Conditioning Program – Week 3

In week three of the conditioning program, anaerobic threshold training is added to the list of methods used. This is an especially challenging and effective training method when utilized properly. Watch the video now to see exactly how it should be done.

Anaerobic Threshold Training

Anaerobic threshold training has been a part of training programs used to improve endurance for centuries. Referred to by different names, the key principle in the method is simply to train within the range of your anaaerobic threhold.

Although research has revealed there is not really a “threshold” as a single heart rate, per se, as many used to believe, but rather a range of heart rates where lactate begins to accumulate at a more rapid rate because of a an increase contribution from anaerobic metabolism.

Make sure to watch the video to determine the most appropriate way to determine your threshold so that you can train in the right heart rate range. If you’re using the Polar RS100 or another heart rate monitor, you will want to set the heart rate limits to within your threshold range so that it will give you audio feedback when you’re outside the correct range.

Managing the Training Process

In this third week, it is normal to expect to see a bit higher level of fatigue, especially with the addition of the threshold method. If you’re using heart rate variability to monitor your training, then you should expect to see at least a moderate weekly HRV load.

If you don’t, then you should increase the volume. If you’re seeing a high weekly load at any point, then you should decrease the volume. By this point, it’s also perfectly normal to see increases in HRV on the day following training as the body works to recover autonomic balance.

Finding the right balance between load and recovery is absolutely essential to maximizing results. Make sure to follow the guidelines in the workout .pdf and manage the volume and intensity accordingly using BioForce HRV and whatever other metrics you may be using to measure fatigue and recovery.

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Comments

  1. Hey Joel, I noticed you have multiple days involving 2 workouts per day. Any recommendations as to how far to space these multiple workouts from each other? Thanks.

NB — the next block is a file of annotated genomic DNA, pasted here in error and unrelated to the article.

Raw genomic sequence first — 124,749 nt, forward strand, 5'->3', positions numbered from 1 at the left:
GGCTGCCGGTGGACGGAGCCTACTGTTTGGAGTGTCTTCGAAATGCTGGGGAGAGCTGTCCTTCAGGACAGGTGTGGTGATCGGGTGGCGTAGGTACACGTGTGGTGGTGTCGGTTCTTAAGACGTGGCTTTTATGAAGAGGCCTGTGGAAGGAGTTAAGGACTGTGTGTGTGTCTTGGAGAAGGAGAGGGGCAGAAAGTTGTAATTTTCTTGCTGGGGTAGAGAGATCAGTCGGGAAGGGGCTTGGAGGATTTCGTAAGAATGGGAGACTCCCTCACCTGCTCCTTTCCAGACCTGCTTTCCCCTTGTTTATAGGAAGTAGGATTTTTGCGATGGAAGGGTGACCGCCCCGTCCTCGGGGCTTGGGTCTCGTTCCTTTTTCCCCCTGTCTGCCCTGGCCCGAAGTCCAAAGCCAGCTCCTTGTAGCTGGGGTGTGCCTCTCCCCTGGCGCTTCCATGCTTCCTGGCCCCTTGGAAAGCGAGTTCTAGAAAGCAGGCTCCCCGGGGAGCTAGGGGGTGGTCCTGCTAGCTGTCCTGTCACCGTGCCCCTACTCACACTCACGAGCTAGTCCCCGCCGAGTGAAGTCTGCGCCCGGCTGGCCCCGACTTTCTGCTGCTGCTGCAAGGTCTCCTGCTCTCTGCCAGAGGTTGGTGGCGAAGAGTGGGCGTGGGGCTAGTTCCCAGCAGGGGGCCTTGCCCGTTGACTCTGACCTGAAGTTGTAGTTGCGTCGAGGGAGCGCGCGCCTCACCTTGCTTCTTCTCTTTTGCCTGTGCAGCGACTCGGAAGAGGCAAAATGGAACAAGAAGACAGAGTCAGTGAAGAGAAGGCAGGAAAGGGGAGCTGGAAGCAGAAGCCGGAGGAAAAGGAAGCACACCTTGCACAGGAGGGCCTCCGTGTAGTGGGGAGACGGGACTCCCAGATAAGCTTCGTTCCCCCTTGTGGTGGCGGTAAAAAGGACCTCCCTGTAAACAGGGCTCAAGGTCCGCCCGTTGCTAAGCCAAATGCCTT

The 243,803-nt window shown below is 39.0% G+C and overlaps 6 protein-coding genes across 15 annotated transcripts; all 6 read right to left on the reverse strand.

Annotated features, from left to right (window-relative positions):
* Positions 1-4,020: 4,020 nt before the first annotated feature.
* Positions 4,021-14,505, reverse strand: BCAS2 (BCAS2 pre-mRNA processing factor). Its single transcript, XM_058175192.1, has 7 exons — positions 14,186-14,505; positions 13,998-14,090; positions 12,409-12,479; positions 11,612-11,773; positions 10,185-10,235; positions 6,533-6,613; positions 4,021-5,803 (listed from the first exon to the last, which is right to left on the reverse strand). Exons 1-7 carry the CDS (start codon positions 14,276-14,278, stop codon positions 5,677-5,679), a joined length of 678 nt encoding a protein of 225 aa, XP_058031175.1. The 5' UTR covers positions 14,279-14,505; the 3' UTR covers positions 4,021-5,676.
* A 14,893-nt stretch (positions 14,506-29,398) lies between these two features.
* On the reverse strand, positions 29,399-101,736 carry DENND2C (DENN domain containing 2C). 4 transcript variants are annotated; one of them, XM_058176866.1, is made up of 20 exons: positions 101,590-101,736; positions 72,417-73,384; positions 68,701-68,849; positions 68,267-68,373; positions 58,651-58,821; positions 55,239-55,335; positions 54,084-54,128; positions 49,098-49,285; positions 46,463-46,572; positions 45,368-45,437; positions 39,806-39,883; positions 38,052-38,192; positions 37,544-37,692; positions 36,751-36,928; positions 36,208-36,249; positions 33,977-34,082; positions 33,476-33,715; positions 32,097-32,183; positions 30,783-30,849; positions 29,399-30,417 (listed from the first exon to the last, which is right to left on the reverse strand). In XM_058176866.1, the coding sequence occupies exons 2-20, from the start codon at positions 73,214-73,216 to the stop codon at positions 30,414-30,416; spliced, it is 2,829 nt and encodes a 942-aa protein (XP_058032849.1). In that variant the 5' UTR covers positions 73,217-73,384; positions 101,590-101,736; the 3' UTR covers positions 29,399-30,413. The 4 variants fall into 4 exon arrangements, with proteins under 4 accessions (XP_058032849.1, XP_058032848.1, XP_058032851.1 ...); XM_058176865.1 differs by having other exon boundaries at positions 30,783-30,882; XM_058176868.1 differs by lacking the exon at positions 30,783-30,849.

2. Hi Joel

    Again thank you for this program and I am loving the 8weeks out TV segments, it’s nice to see you working Howie!!

    I’d just also like to know about when you have ,multiple sessions listed in the program the spacing of them. E.g. When I had Cardiac Output and HRI on the same day I did the 40 mins of cardiac output and then basically 1 minute break, then 20 sets of HRI with 55 seconds rest between the 5 second burst. Is this ok or should it be an AM PM training split as it would be difficult for me to fit everything in like this with MMA also.

    I second question I have is my RHR is 54 BPM and my HRV score is 89-90 so could you please give me an estimated anaerobic threshold range if I were to do it on a bike?!

    Thanks Alot!!

    Gaz

    1. If you can do a break between the two sessions that would work best, but if not I’d just allow for as much time as you can between the two training methods.

  3. Hi Joel,

    I have some practical questions about executing this on a treadmill. I was aiming for a HR of 150BPM (I am 55 yrs old). I put the treadmill on 3 degree incline and cranked it up to 9.5. My HR got to 150 in about 1 min 15 sec. But then I had trouble keeping the HR around 150. it rode up to 162 even though i kept lowering the speed. So I was over 150BPM for three mins, but it was all over the place as was the speed. Does that matter?

    I am also wondering if tracking the distance makes any sense as I don’t think my speed will ever be the same from one session to the next.

    Any suggestions here?

    Thanks Joel & Howie.

    Natch

    1. You’ll find that the more you do them, the more consistent your HR will become at different speeds. Based on what you’re saying, I’d probably try a speed of about 9.0mph for the duration and that should be about right

  4. you guys are talking about cardiac output heart ranges 130-150 this method is threshold training…

    but I have a question… Joel when you do your threshold rounds, do you wait for the heart rate to reach anaerobic threshold first (could take 5 minutes) and then go for 5 minutes in that range? that’s how I’ve been doing them all along… or do you just go at anaerobic threshold pace for 5 minutes period?

  5. if it’s taking 5 minutes to get your HR to that pace then you’re not going hard enough. It shouldn’t take more than a minute or two for the first round to get it up there and then after that it should take less than a minute so if it’s taking longer than that, go harder

  6. Thanks for putting this out there in the last 3.5 weeks I have dropped my RHR from 60 to 50.

    I am still not quite understanding the Anaerobic Threshold Training, I saw your advice to other people about slowing down and keeping their HR in the range, I should be in the low to mid 170’s. However this morning I was doing a 7:30/mile pace on the treadmill and my HR started creeping into the low 180’s. So on the next round I dropped my speed to 7:41/mile pace and my HR just kept creeping up into the mid 180’s, so the next round i dropped it again to a 7:53/mile pace and only then was I able to keep my HR below 180. To really keep in the low to mid 170’s I would have to be running at a fairly slow pace of 8:00+/mile pace. I know that I shouldn’t be maxing my HR either. Any words of wisdom here?

    Thanks

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